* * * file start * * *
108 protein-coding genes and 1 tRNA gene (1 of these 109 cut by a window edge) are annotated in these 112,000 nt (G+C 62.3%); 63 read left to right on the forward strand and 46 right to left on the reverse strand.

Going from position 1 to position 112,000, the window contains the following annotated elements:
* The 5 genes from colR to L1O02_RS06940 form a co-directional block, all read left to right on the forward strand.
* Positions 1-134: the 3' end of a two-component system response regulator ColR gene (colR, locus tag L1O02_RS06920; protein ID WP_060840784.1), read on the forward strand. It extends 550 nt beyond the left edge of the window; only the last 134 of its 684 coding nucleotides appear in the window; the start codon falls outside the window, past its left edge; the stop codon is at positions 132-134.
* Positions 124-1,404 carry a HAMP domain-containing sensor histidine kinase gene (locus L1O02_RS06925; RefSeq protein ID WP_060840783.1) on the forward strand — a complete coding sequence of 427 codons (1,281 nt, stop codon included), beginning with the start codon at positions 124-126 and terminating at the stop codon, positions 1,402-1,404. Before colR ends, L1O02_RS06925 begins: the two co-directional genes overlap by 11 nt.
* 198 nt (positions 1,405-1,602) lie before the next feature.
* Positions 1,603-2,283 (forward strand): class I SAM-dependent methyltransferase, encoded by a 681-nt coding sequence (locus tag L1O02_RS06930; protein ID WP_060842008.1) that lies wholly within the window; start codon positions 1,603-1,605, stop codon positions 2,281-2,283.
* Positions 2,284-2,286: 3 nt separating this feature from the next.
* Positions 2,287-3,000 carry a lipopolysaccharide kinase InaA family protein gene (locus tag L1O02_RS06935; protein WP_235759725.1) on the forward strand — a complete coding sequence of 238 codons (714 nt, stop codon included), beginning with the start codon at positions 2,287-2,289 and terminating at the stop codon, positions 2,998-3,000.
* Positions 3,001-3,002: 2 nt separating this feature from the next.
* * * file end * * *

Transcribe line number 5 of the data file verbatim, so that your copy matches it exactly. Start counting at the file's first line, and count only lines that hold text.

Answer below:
* Positions 124-1,404 carry a HAMP domain-containing sensor histidine kinase gene (locus L1O02_RS06925; RefSeq protein ID WP_060840783.1) on the forward strand — a complete coding sequence of 427 codons (1,281 nt, stop codon included), beginning with the start codon at positions 124-126 and terminating at the stop codon, positions 1,402-1,404. Before colR ends, L1O02_RS06925 begins: the two co-directional genes overlap by 11 nt.